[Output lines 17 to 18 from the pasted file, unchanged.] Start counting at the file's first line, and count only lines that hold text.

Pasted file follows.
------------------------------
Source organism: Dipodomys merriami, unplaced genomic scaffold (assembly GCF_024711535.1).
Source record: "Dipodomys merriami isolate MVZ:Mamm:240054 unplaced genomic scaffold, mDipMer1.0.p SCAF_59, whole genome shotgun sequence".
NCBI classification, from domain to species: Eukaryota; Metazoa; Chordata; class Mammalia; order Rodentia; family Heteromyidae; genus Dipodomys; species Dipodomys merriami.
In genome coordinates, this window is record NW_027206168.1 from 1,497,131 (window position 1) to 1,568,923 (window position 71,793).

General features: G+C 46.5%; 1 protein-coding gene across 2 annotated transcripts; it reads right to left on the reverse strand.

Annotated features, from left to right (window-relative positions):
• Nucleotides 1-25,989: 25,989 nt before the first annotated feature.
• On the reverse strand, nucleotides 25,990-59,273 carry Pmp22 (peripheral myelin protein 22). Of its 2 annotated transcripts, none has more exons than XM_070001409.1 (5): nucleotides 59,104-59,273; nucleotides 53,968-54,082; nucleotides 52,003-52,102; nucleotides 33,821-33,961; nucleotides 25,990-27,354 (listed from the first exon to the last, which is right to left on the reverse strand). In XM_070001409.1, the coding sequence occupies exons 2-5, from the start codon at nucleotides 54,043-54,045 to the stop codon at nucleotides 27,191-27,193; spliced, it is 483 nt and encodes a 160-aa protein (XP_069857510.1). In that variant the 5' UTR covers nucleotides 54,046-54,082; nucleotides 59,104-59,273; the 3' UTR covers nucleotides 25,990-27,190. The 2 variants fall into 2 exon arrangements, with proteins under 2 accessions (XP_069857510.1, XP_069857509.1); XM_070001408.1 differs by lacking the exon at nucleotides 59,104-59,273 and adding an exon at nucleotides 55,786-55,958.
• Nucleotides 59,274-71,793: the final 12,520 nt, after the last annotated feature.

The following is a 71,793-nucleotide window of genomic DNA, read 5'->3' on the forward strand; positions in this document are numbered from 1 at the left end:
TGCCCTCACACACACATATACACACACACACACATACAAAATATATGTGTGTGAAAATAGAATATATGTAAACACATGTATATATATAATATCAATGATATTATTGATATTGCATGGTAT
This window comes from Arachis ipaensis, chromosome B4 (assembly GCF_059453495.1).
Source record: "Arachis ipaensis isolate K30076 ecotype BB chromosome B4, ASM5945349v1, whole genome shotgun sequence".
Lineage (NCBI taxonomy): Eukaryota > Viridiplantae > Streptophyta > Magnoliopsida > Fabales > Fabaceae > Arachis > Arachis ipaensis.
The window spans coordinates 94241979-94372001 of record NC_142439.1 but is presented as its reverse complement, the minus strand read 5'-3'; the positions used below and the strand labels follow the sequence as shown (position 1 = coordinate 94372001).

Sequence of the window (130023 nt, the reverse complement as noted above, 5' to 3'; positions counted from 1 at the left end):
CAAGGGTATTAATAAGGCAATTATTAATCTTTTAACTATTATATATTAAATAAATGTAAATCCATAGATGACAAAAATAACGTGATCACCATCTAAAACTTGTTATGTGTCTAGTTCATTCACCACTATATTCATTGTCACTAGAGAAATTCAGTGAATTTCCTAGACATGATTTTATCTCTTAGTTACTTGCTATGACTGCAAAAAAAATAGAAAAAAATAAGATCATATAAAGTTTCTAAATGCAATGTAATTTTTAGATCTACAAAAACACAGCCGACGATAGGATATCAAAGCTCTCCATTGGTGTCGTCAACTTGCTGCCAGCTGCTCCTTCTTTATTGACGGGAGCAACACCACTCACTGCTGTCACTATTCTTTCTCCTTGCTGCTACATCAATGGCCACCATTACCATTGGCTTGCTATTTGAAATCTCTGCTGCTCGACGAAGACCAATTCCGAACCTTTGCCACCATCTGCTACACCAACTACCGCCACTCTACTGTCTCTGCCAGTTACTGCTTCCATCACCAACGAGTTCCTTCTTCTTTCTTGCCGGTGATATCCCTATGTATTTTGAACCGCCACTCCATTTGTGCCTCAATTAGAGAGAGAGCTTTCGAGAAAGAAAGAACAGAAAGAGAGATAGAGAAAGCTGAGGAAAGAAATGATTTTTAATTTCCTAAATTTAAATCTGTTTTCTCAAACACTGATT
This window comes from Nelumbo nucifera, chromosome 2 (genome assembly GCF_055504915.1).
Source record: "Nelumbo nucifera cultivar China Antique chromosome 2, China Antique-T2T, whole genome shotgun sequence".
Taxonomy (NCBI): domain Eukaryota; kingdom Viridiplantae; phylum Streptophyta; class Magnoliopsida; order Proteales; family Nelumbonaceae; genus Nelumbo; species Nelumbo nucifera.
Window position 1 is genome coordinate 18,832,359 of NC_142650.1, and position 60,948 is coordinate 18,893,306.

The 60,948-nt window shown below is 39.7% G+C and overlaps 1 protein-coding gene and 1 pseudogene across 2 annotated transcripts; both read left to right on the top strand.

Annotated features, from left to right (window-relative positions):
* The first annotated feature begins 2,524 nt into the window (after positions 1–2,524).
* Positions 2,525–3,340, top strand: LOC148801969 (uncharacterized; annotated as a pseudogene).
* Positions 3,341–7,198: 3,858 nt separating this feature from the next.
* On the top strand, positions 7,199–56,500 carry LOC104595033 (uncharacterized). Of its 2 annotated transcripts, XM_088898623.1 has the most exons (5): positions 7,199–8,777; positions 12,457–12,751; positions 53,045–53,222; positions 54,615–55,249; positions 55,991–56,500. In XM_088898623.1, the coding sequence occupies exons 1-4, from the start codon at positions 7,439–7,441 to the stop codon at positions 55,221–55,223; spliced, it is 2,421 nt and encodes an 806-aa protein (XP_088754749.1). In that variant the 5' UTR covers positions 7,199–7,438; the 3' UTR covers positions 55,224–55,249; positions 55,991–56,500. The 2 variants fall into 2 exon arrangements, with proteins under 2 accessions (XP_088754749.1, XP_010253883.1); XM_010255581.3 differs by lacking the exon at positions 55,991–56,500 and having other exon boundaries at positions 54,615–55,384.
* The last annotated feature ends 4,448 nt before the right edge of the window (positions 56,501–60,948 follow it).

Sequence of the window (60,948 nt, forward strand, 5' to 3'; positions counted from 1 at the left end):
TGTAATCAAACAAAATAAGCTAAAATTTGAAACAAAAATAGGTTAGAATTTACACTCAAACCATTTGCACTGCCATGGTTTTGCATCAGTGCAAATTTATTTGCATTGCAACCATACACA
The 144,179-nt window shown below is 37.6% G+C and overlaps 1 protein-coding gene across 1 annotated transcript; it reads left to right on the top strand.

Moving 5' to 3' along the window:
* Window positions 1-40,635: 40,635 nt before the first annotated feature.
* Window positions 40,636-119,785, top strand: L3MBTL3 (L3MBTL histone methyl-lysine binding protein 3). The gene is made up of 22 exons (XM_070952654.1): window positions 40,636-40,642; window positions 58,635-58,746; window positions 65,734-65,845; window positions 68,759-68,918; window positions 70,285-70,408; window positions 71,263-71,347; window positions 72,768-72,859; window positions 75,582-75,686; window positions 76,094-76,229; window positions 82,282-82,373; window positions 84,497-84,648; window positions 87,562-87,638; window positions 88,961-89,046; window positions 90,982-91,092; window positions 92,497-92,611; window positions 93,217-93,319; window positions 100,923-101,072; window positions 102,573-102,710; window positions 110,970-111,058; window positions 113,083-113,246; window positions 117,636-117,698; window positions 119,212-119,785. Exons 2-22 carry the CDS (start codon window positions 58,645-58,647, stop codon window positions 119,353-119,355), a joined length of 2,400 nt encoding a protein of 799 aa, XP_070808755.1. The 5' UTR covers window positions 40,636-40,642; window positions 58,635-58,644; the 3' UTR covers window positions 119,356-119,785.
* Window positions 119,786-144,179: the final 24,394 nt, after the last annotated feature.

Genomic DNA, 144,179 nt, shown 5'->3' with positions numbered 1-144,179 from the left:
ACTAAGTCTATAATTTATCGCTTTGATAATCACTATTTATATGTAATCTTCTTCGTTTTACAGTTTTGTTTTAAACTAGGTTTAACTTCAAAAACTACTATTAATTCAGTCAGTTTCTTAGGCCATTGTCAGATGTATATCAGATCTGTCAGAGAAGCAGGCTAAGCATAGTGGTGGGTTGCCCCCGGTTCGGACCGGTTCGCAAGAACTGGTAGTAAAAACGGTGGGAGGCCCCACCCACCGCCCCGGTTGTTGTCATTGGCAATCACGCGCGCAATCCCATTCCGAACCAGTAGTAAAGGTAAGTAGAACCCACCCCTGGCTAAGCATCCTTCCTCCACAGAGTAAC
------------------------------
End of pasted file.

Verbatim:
CAAGGGTATTAATAAGGCAATTATTAATCTTTTAACTATTATATATTAAATAAATGTAAATCCATAGATGACAAAAATAACGTGATCACCATCTAAAACTTGTTATGTGTCTAGTTCATTCACCACTATATTCATTGTCACTAGAGAAATTCAGTGAATTTCCTAGACATGATTTTATCTCTTAGTTACTTGCTATGACTGCAAAAAAAATAGAAAAAAATAAGATCATATAAAGTTTCTAAATGCAATGTAATTTTTAGATCTACAAAAACACAGCCGACGATAGGATATCAAAGCTCTCCATTGGTGTCGTCAACTTGCTGCCAGCTGCTCCTTCTTTATTGACGGGAGCAACACCACTCACTGCTGTCACTATTCTTTCTCCTTGCTGCTACATCAATGGCCACCATTACCATTGGCTTGCTATTTGAAATCTCTGCTGCTCGACGAAGACCAATTCCGAACCTTTGCCACCATCTGCTACACCAACTACCGCCACTCTACTGTCTCTGCCAGTTACTGCTTCCATCACCAACGAGTTCCTTCTTCTTTCTTGCCGGTGATATCCCTATGTATTTTGAACCGCCACTCCATTTGTGCCTCAATTAGAGAGAGAGCTTTCGAGAAAGAAAGAACAGAAAGAGAGATAGAGAAAGCTGAGGAAAGAAATGATTTTTAATTTCCTAAATTTAAATCTGTTTTCTCAAACACTGATT
This window comes from Nelumbo nucifera, chromosome 2 (genome assembly GCF_055504915.1).